Bustillo AL, Rosa MEA, Erazo RMB (2021) Effectiveness of Topical Chemotherapy in Pigmented and Squamous Lesions of the Ocular Surface: Literature Review. Int J Ophthalmol Clin Res 8:128.

Review Article | OPEN ACCESS DOI: 10.23937/2378-346X/1410128

Effectiveness of Topical Chemotherapy in Pigmented and Squamous Lesions of the Ocular Surface: Literature Review

Alejandra Lozano Bustillo1*, Mariel Eunice Amador-Rosa2 and Rocío Mitchell Banegas Erazo3

1Ophthalmology Specialist, National Autonomous University of Honduras (UNAH), Honduras

2Ophthalmology Specialist 'Alliance Diagnostic Center', Honduras

3Ophthalmology Resident, San Felipe General Hospital (UNAH), Honduras



The standard of care for the treatment of ocular surface lesions seems to have changed from surgery to topical chemotherapeutic agents as supplements to it or even as sole therapy, despite the scarcity of long-term studies in the published literature.


A search in the academic search engines of PubMed, Google academic and Cochrene, of articles published in English language from the years 1997 to 2020 on chemotherapeutic management of ocular surface diseases.


Topical or perilesional chemotherapy as a single therapeutic agent has proven to be an effective treatment avoiding the risks of repeated surgical interventions. Larger controlled studies with longer follow-up periods are recommended to confirm the long-term efficacy and safety of these treatments.


Chemotherapy, Topical, Mitomycin C, 5-fluorouracil, Interferon, Squamous neoplasia, Melanocytic lesions, Ocular surface


Topical chemotherapy is becoming the preferred approach in treating ocular surface lesions, especially for diffuse, annular, or multifocal lesions which are difficult to manage surgically. Ocular surface neoplasms can present as a pigmented or non-pigmented lesion of the conjunctiva or cornea, usually near the limbus. Ocular surface squamous neoplasms (OSSN) can be diagnosed clinically by their gelatinous, papillary, or leukoplastic appearance. They often spread as a cell growth on the cornea. Pigmented or melanocytic lesions of the conjunctiva and cornea include nevi, primary acquired melanosis (PAM) with or without atypia and conjunctival melanoma.

Inadequate initial therapy is a major risk factor for recurrence. Treatment strategies are affected by tumor staging according to the American Joint Cancer Committee (AJCC) T-stage at presentation [1,2], so any suspicious lesion requires a histopathological diagnosis currently assisted by imaging studies such as anterior segment optical coherence tomography (AS-OCT) [3-5].

Current chemotherapeutic treatments in ophthalmology include Interferon alfa 2b (IFNa2b), 5-fluorouracil (5FU) and Mitomycin C (MMC) mainly. Many studies in other entities that have taken interest in recent years, such as the use of nucleases in dry eye or previous uveitic diseases, have been very popular with good and bad results [6-11]. The purpose of this review is to familiarize general ophthalmologists with ocular surface chemotherapy treatments, as well as to summarize the essential published literature on the use of agents for corneal and conjunctival neoplasms.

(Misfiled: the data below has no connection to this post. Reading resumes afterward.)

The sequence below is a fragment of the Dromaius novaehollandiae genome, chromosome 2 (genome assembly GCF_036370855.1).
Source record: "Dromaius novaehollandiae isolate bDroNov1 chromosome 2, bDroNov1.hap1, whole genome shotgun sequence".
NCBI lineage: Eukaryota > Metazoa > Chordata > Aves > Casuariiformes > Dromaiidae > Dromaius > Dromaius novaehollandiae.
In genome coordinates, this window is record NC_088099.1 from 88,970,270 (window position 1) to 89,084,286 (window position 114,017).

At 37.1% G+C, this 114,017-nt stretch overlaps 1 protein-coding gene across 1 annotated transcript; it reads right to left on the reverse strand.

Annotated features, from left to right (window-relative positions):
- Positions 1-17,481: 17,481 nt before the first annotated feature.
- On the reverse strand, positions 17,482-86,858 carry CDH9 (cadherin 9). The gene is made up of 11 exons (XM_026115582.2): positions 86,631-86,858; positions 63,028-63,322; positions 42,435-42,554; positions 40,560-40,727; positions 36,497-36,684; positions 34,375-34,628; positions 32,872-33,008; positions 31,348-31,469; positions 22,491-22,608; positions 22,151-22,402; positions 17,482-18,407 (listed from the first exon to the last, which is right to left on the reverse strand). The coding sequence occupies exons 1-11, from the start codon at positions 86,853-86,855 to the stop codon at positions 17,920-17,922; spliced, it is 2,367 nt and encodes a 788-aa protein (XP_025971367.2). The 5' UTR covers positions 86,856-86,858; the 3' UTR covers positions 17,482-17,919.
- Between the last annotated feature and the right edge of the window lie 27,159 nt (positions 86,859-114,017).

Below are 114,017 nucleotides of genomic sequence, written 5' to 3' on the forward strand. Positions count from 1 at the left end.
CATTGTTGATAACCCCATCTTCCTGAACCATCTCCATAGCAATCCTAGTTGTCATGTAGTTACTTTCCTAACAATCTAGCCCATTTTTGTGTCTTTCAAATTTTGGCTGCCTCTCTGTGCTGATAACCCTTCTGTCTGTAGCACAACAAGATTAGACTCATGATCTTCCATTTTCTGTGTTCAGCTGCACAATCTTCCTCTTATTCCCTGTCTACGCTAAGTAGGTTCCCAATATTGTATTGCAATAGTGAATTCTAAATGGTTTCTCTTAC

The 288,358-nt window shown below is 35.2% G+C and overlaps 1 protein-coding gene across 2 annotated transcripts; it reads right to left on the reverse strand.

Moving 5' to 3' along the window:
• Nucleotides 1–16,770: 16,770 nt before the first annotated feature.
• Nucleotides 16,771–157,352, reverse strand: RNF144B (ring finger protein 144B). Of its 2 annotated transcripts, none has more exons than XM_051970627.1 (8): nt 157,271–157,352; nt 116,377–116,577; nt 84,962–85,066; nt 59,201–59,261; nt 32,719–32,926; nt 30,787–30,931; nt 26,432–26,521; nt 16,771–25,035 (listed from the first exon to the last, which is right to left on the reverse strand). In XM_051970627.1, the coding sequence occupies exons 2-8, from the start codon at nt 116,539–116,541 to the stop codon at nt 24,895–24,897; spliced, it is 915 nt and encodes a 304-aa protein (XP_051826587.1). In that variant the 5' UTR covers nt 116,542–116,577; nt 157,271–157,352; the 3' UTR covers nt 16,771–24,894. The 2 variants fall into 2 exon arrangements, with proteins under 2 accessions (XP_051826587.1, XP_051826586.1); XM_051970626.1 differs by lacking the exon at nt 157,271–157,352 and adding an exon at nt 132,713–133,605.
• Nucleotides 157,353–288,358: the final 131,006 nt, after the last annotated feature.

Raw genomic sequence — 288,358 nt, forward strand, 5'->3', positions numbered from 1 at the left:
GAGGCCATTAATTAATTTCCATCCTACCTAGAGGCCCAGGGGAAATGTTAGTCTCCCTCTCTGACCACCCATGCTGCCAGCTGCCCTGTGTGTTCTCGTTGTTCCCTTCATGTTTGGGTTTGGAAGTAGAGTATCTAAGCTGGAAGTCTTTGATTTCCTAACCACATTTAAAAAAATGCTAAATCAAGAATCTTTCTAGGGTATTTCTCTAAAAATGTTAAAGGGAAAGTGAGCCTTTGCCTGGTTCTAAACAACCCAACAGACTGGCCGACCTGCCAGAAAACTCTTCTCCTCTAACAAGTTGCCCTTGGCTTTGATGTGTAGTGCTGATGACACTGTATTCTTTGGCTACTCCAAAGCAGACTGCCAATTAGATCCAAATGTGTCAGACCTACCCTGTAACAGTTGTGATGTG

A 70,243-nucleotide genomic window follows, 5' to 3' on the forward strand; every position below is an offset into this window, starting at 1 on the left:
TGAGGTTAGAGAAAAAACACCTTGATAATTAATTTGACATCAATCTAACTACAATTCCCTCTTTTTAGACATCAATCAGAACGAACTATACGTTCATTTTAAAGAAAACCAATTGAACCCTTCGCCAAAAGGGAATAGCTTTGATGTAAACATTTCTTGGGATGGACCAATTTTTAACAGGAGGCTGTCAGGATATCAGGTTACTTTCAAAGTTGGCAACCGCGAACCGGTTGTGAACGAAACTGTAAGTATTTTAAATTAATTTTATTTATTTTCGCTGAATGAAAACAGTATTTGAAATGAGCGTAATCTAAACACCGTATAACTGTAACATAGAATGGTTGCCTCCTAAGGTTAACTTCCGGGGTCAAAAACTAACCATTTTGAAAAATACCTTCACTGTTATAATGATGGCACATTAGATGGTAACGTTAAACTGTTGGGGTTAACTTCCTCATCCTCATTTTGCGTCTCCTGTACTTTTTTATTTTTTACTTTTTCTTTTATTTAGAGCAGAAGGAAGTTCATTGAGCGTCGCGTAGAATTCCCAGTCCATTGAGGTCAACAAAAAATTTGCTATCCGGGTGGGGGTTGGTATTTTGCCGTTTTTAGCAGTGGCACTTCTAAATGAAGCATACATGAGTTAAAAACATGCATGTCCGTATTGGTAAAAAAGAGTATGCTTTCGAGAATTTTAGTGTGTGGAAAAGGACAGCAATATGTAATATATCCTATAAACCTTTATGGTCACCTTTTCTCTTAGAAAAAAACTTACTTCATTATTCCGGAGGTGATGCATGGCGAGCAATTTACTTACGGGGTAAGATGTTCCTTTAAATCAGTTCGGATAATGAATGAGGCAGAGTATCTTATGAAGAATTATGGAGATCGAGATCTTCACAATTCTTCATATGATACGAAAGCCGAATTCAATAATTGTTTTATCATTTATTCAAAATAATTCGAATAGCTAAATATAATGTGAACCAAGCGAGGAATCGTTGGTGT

We review different articles in the relevant medical literature that describe the use of topical chemotherapy agents as a treatment for neoplastic melanocytic and non-melanocytic entities and OSSN.

A search was carried out in the academic search engines of PubMed, Academic Google and Cochrene, for articles published in English language from the years 1997 to 2020 on the diagnosis and management of ocular surface diseases. Only original articles, case reports, case series and scientific comments were included. Review articles, letters to the editor, and articles in a language other than English were excluded.

Search included the following keywords individually and in combination: chemotherapy, topical, mitomycin C, 5-fluorouracil, interferon, conjunctival neoplasia, conjunctival tumor, conjunctival nevi, primary acquired melanosis, conjunctival melanoma, squamous cell carcinoma, squamous surface ocular neoplasm and conjunctival papilloma.

Interferon in ocular surface lesions

Interferons (IFNs) are a group of glycoproteins that form a network of complex interactions with other cytokines and connect innate and adaptive immunity. They exhibit a variety of biological functions, including antiviral, anti-proliferative, immunomodulatory, and cytotoxic activities. It is currently the most studied molecule since it has been shown to be effective and safe as a treatment for primary or recurrent ocular surface lesions with minimal adverse effects, providing a less invasive approach [12,13].

Currently, it is Interferon alpha 2b (IFNa2b) that is frequently used in ophthalmology, and it appears to be as successful as cryotherapy and surgical excision, which are the traditional forms of treatment for suspicious ocular surface lesions [14,15]. It is used topically, subconjunctival and/or perilesional injection or in conjunction with surgery.